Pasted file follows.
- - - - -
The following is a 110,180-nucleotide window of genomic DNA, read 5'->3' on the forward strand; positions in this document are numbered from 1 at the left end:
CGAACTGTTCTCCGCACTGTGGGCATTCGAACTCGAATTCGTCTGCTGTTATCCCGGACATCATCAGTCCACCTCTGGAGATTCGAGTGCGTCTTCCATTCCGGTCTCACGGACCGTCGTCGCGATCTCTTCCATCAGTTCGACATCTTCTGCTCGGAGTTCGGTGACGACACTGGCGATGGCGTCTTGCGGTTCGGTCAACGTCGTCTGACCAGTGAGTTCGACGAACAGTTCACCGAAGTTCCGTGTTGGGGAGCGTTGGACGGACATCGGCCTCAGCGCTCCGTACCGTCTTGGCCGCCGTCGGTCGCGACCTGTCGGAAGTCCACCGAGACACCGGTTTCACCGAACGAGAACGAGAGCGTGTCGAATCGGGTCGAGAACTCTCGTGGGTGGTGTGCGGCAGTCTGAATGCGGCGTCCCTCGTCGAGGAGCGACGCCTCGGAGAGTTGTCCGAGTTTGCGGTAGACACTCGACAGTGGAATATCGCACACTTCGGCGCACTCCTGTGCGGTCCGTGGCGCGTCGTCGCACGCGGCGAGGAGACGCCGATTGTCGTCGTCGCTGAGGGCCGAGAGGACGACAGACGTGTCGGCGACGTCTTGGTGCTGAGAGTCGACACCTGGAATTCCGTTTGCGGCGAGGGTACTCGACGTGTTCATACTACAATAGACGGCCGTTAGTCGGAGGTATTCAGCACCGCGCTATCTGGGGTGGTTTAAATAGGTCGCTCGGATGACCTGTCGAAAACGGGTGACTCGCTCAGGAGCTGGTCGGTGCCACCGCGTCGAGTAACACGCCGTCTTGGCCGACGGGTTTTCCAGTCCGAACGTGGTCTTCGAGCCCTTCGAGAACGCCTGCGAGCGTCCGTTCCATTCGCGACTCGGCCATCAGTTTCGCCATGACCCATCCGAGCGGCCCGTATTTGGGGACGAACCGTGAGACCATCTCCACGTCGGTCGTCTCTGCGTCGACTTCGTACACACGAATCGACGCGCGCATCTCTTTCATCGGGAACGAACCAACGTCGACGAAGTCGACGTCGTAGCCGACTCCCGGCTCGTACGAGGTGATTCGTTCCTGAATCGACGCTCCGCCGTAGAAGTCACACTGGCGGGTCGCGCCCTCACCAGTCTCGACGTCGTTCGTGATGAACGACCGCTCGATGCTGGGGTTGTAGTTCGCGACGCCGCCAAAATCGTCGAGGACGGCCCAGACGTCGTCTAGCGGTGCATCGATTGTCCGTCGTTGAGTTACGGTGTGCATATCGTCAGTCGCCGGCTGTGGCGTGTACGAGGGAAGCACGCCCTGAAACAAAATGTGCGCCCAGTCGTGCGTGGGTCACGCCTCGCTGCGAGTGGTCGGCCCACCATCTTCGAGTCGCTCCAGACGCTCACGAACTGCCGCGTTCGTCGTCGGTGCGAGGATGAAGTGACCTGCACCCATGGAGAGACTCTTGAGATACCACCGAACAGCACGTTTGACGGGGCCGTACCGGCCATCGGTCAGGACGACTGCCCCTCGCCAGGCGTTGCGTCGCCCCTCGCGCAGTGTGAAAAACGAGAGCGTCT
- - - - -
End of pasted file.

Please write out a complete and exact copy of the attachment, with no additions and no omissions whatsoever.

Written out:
The following is a 110,180-nucleotide window of genomic DNA, read 5'->3' on the forward strand; positions in this document are numbered from 1 at the left end:
CGAACTGTTCTCCGCACTGTGGGCATTCGAACTCGAATTCGTCTGCTGTTATCCCGGACATCATCAGTCCACCTCTGGAGATTCGAGTGCGTCTTCCATTCCGGTCTCACGGACCGTCGTCGCGATCTCTTCCATCAGTTCGACATCTTCTGCTCGGAGTTCGGTGACGACACTGGCGATGGCGTCTTGCGGTTCGGTCAACGTCGTCTGACCAGTGAGTTCGACGAACAGTTCACCGAAGTTCCGTGTTGGGGAGCGTTGGACGGACATCGGCCTCAGCGCTCCGTACCGTCTTGGCCGCCGTCGGTCGCGACCTGTCGGAAGTCCACCGAGACACCGGTTTCACCGAACGAGAACGAGAGCGTGTCGAATCGGGTCGAGAACTCTCGTGGGTGGTGTGCGGCAGTCTGAATGCGGCGTCCCTCGTCGAGGAGCGACGCCTCGGAGAGTTGTCCGAGTTTGCGGTAGACACTCGACAGTGGAATATCGCACACTTCGGCGCACTCCTGTGCGGTCCGTGGCGCGTCGTCGCACGCGGCGAGGAGACGCCGATTGTCGTCGTCGCTGAGGGCCGAGAGGACGACAGACGTGTCGGCGACGTCTTGGTGCTGAGAGTCGACACCTGGAATTCCGTTTGCGGCGAGGGTACTCGACGTGTTCATACTACAATAGACGGCCGTTAGTCGGAGGTATTCAGCACCGCGCTATCTGGGGTGGTTTAAATAGGTCGCTCGGATGACCTGTCGAAAACGGGTGACTCGCTCAGGAGCTGGTCGGTGCCACCGCGTCGAGTAACACGCCGTCTTGGCCGACGGGTTTTCCAGTCCGAACGTGGTCTTCGAGCCCTTCGAGAACGCCTGCGAGCGTCCGTTCCATTCGCGACTCGGCCATCAGTTTCGCCATGACCCATCCGAGCGGCCCGTATTTGGGGACGAACCGTGAGACCATCTCCACGTCGGTCGTCTCTGCGTCGACTTCGTACACACGAATCGACGCGCGCATCTCTTTCATCGGGAACGAACCAACGTCGACGAAGTCGACGTCGTAGCCGACTCCCGGCTCGTACGAGGTGATTCGTTCCTGAATCGACGCTCCGCCGTAGAAGTCACACTGGCGGGTCGCGCCCTCACCAGTCTCGACGTCGTTCGTGATGAACGACCGCTCGATGCTGGGGTTGTAGTTCGCGACGCCGCCAAAATCGTCGAGGACGGCCCAGACGTCGTCTAGCGGTGCATCGATTGTCCGTCGTTGAGTTACGGTGTGCATATCGTCAGTCGCCGGCTGTGGCGTGTACGAGGGAAGCACGCCCTGAAACAAAATGTGCGCCCAGTCGTGCGTGGGTCACGCCTCGCTGCGAGTGGTCGGCCCACCATCTTCGAGTCGCTCCAGACGCTCACGAACTGCCGCGTTCGTCGTCGGTGCGAGGATGAAGTGACCTGCACCCATGGAGAGACTCTTGAGATACCACCGAACAGCACGTTTGACGGGGCCGTACCGGCCATCGGTCAGGACGACTGCCCCTCGCCAGGCGTTGCGTCGCCCCTCGCGCAGTGTGAAAAACGAGAGCGTCT